Throughout his career, Temerlin professor Dr. Mark Allen has worked as an art director and designer for clients including the History Channel, the New York Yankees, Norton/Symantec, Martha Stewart, The Walking Dead, A&E Networks, HBO, the U.S. National Parks Service and the Vietnam Veterans Memorial Fund. His work has been recognized for creative excellence in the Print Regional Design Annual and Applied Arts magazine and by the Promotion Marketing Association, the Illustrators Society of Los Angeles and the Dallas Society of Visual Communications. He joined SMU’s newly established Temerlin Advertising Institute in 2003, where he currently teaches various creative advertising courses. Allen recently shared his insights into his students’ work and the shift in teaching creative courses brought about by the pandemic.
“I knew that teaching creative studio-based classes virtually was going to be a challenge, but it was much harder than I anticipated. It was difficult to hold our weekly critiques—the lifeblood of our creative classes—on Zoom because we’re used to walking around the room, making notes, and drawing sketches on the work that plasters every available surface in the classroom. Losing the spatial, tactile dimension of what we do in the classroom was felt every time we met online. Additionally, there’s usually a lot of back-and-forth with the students. But humor and sarcastic banter are hard to pull off on Zoom when most of the class is on mute. More than anything, I miss hearing the flood of input from my students during a critique. They are so smart and so funny, and I depend on their eyes, ears and brains to back me up—and to challenge my ill-advised suggestions. Zoom only allows you to focus on one thing at a time: one voice, one image, etc. And I don’t usually run my classes like that,” Allen explains.
Once Dallas got past the 100+ degree days of August, Allen started holding “Lawn Chair Hours” out on the grass in front of Dallas Hall. He bought a couple of comfy new lawn chairs and set them up 10 feet apart. Each week he would meet with a steady stream of students who were happy not to be looking at their teacher on a screen—sometimes for eight hours a day, nonstop. He intentionally made Lawn Chair Hours open-ended. Most of the time, they would talk about class projects, but they would also talk about life, work, culture, the pandemic or whatever else was on their minds. Allen just wanted to inject a little normalcy into their lives, even if it wasn’t class related.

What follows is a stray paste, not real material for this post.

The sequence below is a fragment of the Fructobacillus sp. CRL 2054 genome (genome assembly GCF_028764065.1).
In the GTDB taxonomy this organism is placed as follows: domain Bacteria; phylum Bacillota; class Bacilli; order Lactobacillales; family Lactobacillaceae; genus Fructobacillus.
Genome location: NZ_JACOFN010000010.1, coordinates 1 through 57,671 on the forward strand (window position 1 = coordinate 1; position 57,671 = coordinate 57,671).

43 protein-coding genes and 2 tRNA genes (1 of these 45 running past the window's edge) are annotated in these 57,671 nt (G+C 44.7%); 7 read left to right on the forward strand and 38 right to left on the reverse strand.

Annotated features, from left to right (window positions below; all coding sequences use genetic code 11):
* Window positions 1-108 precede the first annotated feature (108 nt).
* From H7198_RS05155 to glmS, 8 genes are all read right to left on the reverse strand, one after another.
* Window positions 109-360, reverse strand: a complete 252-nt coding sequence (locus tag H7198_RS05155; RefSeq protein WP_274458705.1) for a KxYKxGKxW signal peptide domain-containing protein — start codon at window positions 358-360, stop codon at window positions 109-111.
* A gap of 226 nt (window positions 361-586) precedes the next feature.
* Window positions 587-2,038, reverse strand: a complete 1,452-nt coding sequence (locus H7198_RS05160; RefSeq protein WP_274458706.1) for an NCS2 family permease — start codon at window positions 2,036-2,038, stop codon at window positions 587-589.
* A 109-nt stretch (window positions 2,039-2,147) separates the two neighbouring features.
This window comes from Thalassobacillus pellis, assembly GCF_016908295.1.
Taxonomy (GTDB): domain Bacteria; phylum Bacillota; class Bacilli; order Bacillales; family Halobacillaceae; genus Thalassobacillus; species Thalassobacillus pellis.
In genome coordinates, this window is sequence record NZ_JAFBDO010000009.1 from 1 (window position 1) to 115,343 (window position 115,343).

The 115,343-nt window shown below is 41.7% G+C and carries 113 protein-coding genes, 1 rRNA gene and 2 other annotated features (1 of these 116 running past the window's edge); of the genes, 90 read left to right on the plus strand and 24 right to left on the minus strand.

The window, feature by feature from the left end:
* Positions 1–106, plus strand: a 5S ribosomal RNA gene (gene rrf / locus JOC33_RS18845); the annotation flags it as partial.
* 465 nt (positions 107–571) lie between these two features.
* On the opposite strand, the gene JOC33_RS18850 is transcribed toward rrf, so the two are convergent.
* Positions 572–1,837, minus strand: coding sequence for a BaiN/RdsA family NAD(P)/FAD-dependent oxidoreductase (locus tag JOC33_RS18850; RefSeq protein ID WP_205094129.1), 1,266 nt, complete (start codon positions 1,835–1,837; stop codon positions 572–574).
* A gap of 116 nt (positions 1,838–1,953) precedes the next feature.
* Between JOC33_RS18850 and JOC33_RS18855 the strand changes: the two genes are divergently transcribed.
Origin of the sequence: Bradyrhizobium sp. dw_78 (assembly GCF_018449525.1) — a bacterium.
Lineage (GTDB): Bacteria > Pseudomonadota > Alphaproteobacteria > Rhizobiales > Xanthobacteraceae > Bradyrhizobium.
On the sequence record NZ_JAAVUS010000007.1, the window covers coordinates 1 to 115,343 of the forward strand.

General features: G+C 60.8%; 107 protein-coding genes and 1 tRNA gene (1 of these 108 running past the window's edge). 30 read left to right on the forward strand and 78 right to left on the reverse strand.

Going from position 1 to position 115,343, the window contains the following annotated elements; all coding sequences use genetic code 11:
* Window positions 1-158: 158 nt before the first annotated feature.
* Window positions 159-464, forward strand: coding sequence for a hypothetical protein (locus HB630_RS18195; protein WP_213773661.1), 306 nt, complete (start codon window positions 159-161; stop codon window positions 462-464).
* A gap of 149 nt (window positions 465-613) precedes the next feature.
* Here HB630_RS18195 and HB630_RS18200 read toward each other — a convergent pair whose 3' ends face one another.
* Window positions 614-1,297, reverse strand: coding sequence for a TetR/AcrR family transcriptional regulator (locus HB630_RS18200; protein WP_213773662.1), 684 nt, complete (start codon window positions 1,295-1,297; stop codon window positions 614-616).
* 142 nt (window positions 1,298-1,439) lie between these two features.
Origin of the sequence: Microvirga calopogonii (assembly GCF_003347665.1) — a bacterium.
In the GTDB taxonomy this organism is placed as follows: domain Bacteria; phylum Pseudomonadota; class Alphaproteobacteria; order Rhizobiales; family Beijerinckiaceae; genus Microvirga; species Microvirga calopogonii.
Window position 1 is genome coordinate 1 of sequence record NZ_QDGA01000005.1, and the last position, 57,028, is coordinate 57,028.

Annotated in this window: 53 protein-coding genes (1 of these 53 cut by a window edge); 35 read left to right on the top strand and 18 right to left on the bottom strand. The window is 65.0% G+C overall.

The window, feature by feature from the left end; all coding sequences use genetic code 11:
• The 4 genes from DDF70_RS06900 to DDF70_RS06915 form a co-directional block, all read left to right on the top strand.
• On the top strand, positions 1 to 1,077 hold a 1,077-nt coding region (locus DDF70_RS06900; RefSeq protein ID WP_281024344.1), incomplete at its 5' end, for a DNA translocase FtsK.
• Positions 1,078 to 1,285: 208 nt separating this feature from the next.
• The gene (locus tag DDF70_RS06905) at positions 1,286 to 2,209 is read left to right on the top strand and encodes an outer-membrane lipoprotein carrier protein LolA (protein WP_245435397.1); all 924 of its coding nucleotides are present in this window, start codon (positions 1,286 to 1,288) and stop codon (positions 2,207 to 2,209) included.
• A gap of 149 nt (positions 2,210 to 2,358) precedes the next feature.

Toward the end of the semester, Allen began to feel the strain of social distancing in a new way as they entered the final stages of producing campaigns. “My students and former students will all attest that so much of the ‘magic’ that happens occurs in the final few weeks of the semester—sometimes even in the final days or hours leading up to the deadline,” Allen says. This is usually the point in the semester when his relationship with his students changes to more of an apprenticeship than that of critique and feedback. Allen likes to sit side-by-side with his students and work with them on their problems—through their problems. He shows them how to do it on his computer first and then lets them “drive” for a while—back and forth until they solve the problem. This is how Allen learned in his first job as a junior art director when a more senior creative director looked over his shoulder (sometimes for hours on end). Allen adds, “Watching a pro work taught me things that I could never have learned in school, but it’s something that I try to incorporate into my approach to teaching.”
Allen has tried his best to continue the apprentice model this semester (especially with less experienced Concepting students), but the process was extremely tedious and took much longer than usual. “But those students who rolled up their sleeves and put up with my relentless changes were able to produce some great work in the end,” he says. Despite the difficulties, Allen expects the creative students to be well poised for the usual spring competitions: the AAF ADDYs, Lürzer’s Archive, the DSVC National Student Show, Communication Arts, and the Young Ones.
Allen hopes to connect graduating students to jobs and create a buzz for the Temerlin program in the advertising industry. To do so, he began sharing student work on his LinkedIn profile, which has garnered more than 20,000 views to date. Dozens of ad industry professionals have reached out to express how impressed they are with the work— and many of them have inquired about hiring Temerlin students. Allen posted one campaign by Sarah Scambray and Ellie Pace that caught the attention of the client represented in the work: Bytox, a simple arm patch that prevents/reduces the negative effects of hangovers. Bytox was so impressed that they contacted Scambray and Pace directly and hired the students to produce a version of their campaign for the company’s social media channels.
Sharing current student work also acts as a catalyst to generate prospective student interest for Temerlin’s programs. Those who enroll in the creative track have an opportunity to hone skills and tackle a variety of real-world challenges in Allen’s classes.